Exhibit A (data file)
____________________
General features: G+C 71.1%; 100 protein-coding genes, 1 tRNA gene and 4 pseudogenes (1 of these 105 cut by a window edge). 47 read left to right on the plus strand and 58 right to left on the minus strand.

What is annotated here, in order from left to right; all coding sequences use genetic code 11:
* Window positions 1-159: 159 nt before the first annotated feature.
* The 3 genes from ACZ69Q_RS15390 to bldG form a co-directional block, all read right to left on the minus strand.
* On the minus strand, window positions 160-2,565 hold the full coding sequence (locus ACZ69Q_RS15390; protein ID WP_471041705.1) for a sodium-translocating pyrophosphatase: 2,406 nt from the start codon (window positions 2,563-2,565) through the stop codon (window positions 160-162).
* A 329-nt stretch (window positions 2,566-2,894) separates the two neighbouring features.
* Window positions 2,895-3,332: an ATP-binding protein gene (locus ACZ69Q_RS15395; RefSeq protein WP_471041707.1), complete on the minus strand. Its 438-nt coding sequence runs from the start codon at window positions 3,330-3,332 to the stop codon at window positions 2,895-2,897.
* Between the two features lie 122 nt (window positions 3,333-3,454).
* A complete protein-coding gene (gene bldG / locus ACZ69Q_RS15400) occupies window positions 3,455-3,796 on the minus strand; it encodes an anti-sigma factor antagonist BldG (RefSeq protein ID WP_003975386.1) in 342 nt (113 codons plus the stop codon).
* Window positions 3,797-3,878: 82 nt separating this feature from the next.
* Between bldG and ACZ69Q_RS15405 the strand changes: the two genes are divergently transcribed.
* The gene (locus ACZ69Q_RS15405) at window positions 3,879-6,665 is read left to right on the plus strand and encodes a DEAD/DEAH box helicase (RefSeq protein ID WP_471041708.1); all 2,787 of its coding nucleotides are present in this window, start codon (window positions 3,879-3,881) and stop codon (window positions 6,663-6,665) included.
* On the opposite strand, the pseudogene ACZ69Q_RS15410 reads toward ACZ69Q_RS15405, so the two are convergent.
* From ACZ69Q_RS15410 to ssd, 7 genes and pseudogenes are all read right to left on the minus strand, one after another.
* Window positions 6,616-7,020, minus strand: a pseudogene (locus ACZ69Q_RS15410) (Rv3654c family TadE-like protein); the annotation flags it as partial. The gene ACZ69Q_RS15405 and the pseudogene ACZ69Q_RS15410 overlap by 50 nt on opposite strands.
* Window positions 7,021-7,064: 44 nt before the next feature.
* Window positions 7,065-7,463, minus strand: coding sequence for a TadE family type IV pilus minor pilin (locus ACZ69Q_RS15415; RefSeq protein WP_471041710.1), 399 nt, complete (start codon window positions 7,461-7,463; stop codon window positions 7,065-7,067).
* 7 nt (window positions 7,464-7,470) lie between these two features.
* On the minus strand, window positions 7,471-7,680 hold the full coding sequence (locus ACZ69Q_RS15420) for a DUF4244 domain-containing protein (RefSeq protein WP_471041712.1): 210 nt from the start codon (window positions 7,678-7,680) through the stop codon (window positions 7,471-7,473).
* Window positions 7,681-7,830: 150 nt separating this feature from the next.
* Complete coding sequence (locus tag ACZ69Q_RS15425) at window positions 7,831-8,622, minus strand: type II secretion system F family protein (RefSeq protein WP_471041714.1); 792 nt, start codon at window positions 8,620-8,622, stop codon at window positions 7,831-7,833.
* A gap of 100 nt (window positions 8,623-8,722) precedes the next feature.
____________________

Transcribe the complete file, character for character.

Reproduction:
General features: G+C 71.1%; 100 protein-coding genes, 1 tRNA gene and 4 pseudogenes (1 of these 105 cut by a window edge). 47 read left to right on the plus strand and 58 right to left on the minus strand.

What is annotated here, in order from left to right; all coding sequences use genetic code 11:
* Window positions 1-159: 159 nt before the first annotated feature.
* The 3 genes from ACZ69Q_RS15390 to bldG form a co-directional block, all read right to left on the minus strand.
* On the minus strand, window positions 160-2,565 hold the full coding sequence (locus ACZ69Q_RS15390; protein ID WP_471041705.1) for a sodium-translocating pyrophosphatase: 2,406 nt from the start codon (window positions 2,563-2,565) through the stop codon (window positions 160-162).
* A 329-nt stretch (window positions 2,566-2,894) separates the two neighbouring features.
* Window positions 2,895-3,332: an ATP-binding protein gene (locus ACZ69Q_RS15395; RefSeq protein WP_471041707.1), complete on the minus strand. Its 438-nt coding sequence runs from the start codon at window positions 3,330-3,332 to the stop codon at window positions 2,895-2,897.
* Between the two features lie 122 nt (window positions 3,333-3,454).
* A complete protein-coding gene (gene bldG / locus ACZ69Q_RS15400) occupies window positions 3,455-3,796 on the minus strand; it encodes an anti-sigma factor antagonist BldG (RefSeq protein ID WP_003975386.1) in 342 nt (113 codons plus the stop codon).
* Window positions 3,797-3,878: 82 nt separating this feature from the next.
* Between bldG and ACZ69Q_RS15405 the strand changes: the two genes are divergently transcribed.
* The gene (locus ACZ69Q_RS15405) at window positions 3,879-6,665 is read left to right on the plus strand and encodes a DEAD/DEAH box helicase (RefSeq protein ID WP_471041708.1); all 2,787 of its coding nucleotides are present in this window, start codon (window positions 3,879-3,881) and stop codon (window positions 6,663-6,665) included.
* On the opposite strand, the pseudogene ACZ69Q_RS15410 reads toward ACZ69Q_RS15405, so the two are convergent.
* From ACZ69Q_RS15410 to ssd, 7 genes and pseudogenes are all read right to left on the minus strand, one after another.
* Window positions 6,616-7,020, minus strand: a pseudogene (locus ACZ69Q_RS15410) (Rv3654c family TadE-like protein); the annotation flags it as partial. The gene ACZ69Q_RS15405 and the pseudogene ACZ69Q_RS15410 overlap by 50 nt on opposite strands.
* Window positions 7,021-7,064: 44 nt before the next feature.
* Window positions 7,065-7,463, minus strand: coding sequence for a TadE family type IV pilus minor pilin (locus ACZ69Q_RS15415; RefSeq protein WP_471041710.1), 399 nt, complete (start codon window positions 7,461-7,463; stop codon window positions 7,065-7,067).
* 7 nt (window positions 7,464-7,470) lie between these two features.
* On the minus strand, window positions 7,471-7,680 hold the full coding sequence (locus ACZ69Q_RS15420) for a DUF4244 domain-containing protein (RefSeq protein WP_471041712.1): 210 nt from the start codon (window positions 7,678-7,680) through the stop codon (window positions 7,471-7,473).
* Window positions 7,681-7,830: 150 nt separating this feature from the next.
* Complete coding sequence (locus tag ACZ69Q_RS15425) at window positions 7,831-8,622, minus strand: type II secretion system F family protein (RefSeq protein WP_471041714.1); 792 nt, start codon at window positions 8,620-8,622, stop codon at window positions 7,831-7,833.
* A gap of 100 nt (window positions 8,623-8,722) precedes the next feature.